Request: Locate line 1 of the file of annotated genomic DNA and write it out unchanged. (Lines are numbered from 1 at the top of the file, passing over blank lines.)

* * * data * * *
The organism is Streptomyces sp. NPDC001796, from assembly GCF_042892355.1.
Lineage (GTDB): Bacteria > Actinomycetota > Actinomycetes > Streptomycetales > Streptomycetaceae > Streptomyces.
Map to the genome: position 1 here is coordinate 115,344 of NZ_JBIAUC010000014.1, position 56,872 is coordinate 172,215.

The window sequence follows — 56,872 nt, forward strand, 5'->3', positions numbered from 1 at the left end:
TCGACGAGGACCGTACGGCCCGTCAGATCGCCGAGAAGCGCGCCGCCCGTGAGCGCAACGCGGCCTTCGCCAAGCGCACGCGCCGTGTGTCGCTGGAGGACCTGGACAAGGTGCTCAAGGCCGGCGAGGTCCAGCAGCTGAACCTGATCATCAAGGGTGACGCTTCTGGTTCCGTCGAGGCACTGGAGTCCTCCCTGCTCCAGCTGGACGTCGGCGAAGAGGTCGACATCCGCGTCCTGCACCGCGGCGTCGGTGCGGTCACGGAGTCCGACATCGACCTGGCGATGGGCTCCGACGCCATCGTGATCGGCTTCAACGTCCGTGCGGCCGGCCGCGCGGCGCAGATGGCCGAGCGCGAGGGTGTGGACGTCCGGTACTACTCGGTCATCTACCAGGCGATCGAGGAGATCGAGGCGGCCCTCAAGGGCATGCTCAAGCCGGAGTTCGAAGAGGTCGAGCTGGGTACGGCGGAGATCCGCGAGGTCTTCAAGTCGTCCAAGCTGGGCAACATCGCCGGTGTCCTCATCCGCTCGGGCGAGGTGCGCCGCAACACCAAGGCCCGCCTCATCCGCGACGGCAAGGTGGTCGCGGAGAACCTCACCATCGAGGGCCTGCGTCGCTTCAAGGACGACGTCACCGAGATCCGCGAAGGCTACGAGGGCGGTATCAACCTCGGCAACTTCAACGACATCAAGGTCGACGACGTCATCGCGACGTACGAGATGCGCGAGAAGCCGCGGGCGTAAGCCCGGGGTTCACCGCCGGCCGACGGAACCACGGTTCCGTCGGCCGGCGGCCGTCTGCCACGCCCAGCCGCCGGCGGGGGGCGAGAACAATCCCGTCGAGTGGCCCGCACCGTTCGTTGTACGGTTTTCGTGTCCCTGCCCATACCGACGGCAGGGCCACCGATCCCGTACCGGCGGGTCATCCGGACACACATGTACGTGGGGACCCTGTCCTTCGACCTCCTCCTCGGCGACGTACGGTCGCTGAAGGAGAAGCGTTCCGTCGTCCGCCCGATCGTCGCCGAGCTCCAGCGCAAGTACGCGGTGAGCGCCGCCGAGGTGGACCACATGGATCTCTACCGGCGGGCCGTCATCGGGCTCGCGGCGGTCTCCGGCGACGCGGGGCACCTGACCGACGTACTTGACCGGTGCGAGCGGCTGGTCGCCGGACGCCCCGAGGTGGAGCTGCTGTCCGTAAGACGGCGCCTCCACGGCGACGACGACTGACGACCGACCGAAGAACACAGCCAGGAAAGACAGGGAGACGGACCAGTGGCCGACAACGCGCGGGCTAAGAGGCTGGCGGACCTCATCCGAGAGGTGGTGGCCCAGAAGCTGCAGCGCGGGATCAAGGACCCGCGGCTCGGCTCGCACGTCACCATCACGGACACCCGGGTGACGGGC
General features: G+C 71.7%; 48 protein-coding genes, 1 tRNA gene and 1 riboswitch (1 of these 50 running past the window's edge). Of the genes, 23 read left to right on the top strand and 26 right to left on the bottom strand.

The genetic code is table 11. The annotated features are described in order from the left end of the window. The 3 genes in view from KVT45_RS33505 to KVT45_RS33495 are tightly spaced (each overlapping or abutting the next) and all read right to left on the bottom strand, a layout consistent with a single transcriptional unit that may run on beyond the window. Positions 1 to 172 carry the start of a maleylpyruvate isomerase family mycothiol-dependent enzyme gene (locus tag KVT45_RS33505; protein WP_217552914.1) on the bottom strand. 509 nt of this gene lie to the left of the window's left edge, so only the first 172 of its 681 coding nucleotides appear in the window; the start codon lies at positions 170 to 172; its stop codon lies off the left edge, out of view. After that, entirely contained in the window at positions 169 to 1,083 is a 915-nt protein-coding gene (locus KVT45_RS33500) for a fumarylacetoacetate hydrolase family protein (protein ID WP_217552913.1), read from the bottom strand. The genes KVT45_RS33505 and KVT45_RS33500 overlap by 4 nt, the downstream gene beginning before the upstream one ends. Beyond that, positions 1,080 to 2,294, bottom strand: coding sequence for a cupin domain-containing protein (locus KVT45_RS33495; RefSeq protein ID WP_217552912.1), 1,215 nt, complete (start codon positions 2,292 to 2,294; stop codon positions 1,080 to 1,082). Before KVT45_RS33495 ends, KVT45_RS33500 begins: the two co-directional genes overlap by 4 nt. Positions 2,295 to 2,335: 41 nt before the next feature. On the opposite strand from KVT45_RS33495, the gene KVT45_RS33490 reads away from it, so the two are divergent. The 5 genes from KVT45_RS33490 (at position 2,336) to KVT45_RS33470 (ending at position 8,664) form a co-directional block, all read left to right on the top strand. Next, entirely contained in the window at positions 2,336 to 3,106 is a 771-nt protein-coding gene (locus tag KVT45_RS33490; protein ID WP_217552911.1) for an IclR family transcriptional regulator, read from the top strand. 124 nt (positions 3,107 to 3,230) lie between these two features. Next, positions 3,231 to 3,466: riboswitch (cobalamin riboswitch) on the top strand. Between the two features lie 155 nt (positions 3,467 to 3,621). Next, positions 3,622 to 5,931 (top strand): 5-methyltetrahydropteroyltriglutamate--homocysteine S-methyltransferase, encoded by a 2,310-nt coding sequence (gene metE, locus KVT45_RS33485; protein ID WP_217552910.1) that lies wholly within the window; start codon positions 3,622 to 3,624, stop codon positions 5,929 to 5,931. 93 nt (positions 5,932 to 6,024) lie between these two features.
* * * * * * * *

The organism is Streptomyces sp. NPDC001796, from assembly GCF_042892355.1.